IMF applauds India for maintaining fiscal discipline in election year

IMF official has that the Indian economy is doing well and continues to be the world's bright spot
IMF applauds India for maintaining fiscal discipline in election year
IMF applauds India for maintaining fiscal discipline in election year

New Delhi/Washington: The International Monetary Fund (IMF) has applauded India for maintaining fiscal discipline in an election year, saying that the Indian economy is doing well and continues to be the world's bright spot.

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"At this point in time, India's economy is doing well. Growth at 6.8 percent is very good. Inflation's coming down. We have to make sure that inflation comes down to target and it is there on a durable basis. Macro fundamentals look pretty good," Krishna Srinivasan, Director, Asia and Pacific Department, at the IMF told PTI in an interview.

"One thing I would say is that maintaining fiscal discipline, especially in the election year, for me, has been quite a highlight because countries do embark on fiscal adventures in the election year.

"This government has maintained a discipline, I think, is very important because at the end of the day, sound macro fundamentals are the basis on which countries prosper and have durable growth. So that's very important to maintain that," Srinivasan said.

India, he said, has successfully navigated multiple shocks over the last several years. It's emerging to be one of the fastest major economies in the world. "In fact, for this year, for 2024-25, we project growth at 6.8 per cent led by private consumption and public investment. Inflation is coming down gradually. It's now below 5 percent," he said.

"If you look at the macro fundamentals, they're pretty solid, despite this being an election year, the government has adhered to fiscal discipline. You look at the reserve position, it's strong. If you look at overall macro fundamentals, it's pretty good," he said, adding that risks to the economy are broadly balanced.

According to the Reserve Bank of India (RBI), India's forex reserves jumped by USD 2.98 billion to a fresh peak of USD 648.562 billion for the week ended April 5. In the previous reporting week, the forex kitty had increased by USD 2.951 billion to USD 645.583 billion, which was an all-time high.

"In the short-term, an important risk is volatile commodity prices with various tensions... But going beyond the short-term, you could think in terms of weather-related shocks, fragmentation, all these are things to worry about in terms of risks to the outlook.

"Of course, there are also risks to the upside when I say private consumption could be stronger. The impact from CapEx spending in India could be stronger with more crowding in the private investment. So those are upside risks. In a nutshell, India has a sweet spot at this point in time," the IMF official said.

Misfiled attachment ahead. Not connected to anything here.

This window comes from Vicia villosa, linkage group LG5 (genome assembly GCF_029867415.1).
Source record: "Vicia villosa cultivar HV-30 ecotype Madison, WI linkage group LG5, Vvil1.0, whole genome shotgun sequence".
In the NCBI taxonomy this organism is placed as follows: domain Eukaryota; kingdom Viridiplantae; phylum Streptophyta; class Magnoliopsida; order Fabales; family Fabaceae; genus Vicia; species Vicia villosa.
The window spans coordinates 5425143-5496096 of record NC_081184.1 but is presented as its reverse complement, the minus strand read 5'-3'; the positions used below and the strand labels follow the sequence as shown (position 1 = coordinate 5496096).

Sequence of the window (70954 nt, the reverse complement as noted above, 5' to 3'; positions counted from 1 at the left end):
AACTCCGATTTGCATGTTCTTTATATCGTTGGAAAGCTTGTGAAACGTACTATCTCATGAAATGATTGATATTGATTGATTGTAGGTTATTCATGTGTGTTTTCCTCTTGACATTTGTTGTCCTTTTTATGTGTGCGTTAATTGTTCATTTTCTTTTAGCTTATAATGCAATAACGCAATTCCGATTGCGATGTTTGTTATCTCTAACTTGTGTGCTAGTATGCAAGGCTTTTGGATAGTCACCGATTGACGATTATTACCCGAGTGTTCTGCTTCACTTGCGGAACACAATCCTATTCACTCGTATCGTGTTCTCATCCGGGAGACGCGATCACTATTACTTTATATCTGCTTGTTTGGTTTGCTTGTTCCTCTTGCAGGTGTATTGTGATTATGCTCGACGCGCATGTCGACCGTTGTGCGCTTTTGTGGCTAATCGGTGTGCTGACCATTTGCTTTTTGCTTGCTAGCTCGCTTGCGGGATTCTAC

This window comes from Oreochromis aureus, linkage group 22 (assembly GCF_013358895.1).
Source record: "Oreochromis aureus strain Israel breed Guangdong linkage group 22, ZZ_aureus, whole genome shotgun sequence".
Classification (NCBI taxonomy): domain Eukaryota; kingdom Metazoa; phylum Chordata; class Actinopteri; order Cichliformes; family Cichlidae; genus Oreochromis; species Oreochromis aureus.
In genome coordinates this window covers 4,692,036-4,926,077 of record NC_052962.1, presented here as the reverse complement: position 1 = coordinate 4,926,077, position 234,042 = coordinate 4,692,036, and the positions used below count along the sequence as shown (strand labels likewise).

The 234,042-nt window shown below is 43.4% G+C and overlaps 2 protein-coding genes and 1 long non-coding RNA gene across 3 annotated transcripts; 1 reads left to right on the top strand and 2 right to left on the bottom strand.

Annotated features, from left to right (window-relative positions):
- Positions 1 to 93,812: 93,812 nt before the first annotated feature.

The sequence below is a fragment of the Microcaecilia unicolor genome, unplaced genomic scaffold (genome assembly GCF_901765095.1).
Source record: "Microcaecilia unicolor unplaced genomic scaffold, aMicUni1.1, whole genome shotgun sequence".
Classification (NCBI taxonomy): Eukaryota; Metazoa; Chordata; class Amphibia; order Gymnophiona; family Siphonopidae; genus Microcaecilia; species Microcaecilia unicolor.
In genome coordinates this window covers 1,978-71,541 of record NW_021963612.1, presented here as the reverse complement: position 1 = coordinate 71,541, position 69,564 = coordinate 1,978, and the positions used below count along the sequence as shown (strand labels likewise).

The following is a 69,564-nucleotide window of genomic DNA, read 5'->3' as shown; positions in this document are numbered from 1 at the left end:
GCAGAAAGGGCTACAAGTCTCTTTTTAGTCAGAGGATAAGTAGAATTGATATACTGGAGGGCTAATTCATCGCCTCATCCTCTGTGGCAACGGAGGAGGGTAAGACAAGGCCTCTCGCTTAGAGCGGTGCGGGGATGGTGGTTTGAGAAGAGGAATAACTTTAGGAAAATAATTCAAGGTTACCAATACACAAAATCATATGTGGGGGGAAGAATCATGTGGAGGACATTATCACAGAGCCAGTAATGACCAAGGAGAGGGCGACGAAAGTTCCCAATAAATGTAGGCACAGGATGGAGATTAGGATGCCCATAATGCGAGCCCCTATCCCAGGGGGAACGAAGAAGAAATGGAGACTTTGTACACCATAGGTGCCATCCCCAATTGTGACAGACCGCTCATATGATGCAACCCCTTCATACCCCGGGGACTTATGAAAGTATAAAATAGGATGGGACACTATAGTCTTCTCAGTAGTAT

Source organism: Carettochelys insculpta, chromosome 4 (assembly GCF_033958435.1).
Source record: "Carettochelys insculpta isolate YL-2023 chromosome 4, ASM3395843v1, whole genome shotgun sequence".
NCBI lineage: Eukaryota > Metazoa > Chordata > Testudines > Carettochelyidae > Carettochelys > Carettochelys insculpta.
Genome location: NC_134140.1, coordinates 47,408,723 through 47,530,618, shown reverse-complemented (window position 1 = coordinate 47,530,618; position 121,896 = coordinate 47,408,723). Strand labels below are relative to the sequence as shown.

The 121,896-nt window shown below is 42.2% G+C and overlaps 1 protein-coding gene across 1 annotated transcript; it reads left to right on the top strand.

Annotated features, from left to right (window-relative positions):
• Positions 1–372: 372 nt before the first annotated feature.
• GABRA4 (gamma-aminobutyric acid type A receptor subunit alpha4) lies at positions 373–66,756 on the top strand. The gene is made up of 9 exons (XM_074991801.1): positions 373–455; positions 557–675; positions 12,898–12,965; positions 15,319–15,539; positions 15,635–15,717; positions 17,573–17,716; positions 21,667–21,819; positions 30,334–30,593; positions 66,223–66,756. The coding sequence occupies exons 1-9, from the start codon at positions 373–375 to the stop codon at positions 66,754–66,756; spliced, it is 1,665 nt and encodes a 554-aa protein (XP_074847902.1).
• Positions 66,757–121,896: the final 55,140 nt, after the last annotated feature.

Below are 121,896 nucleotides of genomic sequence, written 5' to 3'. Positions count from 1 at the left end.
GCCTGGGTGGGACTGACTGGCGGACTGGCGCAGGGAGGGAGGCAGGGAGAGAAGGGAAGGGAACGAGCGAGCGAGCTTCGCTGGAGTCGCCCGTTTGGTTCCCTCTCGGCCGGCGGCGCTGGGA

Srinivasan said India is among the main drivers of global growth. "This year we expect economic growth at 6.8 percent. That is led by private consumption and a lot of public investment... India will contribute almost 17 percent of global growth. So that's one reason why we think it's a bright spot," he said.

"The second driver is Digital Public Infrastructure (DPI). I think this is an important moment, almost like a watershed moment. It's very fundamental because what the DPI does is it enhances productivity by fostering competition and innovation. It also furthers financial inclusion and makes the public sector that much more efficient. So this is a big thing," he said.

That's another reason why the IMF thinks India a bright spot.

"The third reason, is that India has a young and growing population. India is likely to add 15 million people to the labor force every year. There could be other factors which lead us to believe it's a bright spot. But again, when I talk about the young population and to benefit from the demographic dividend, I think a lot of reforms will be needed, which going forward over the medium-term will require a lot of reforms," he said.

For the demographic dividend to be reaped, India has to invest a lot in education and health. "I cannot emphasize this more because it's not just about the population and how to employ them proactively. You're going to have transformations like AI coming into play.

"In India's labor force, the young have to be well skilled, well equipped to deal with these transformation changes to contribute effectively to the economy. In that sense, yes, investment in education, health is very important. That's one thing in terms of reforms,” he said.

"Even now when you talk to investors, they talk about the red tape, the bureaucracy, how long it takes to get things done in India. I think those are things which need to be addressed effectively for India to gain from this young population and have long-term growth,” Srinivasan said.

"For the medium-term, we have a growth rate of 6.5 percent, which is good. But you need more than that. And the last thing I would say is for investors to make well-informed decisions about the economy, about various issues, it'll be important to also at a fundamental level think in terms of our macroeconomic statistics, which can help people make well-informed decisions about investment, which is more durable,” said the IMF official.

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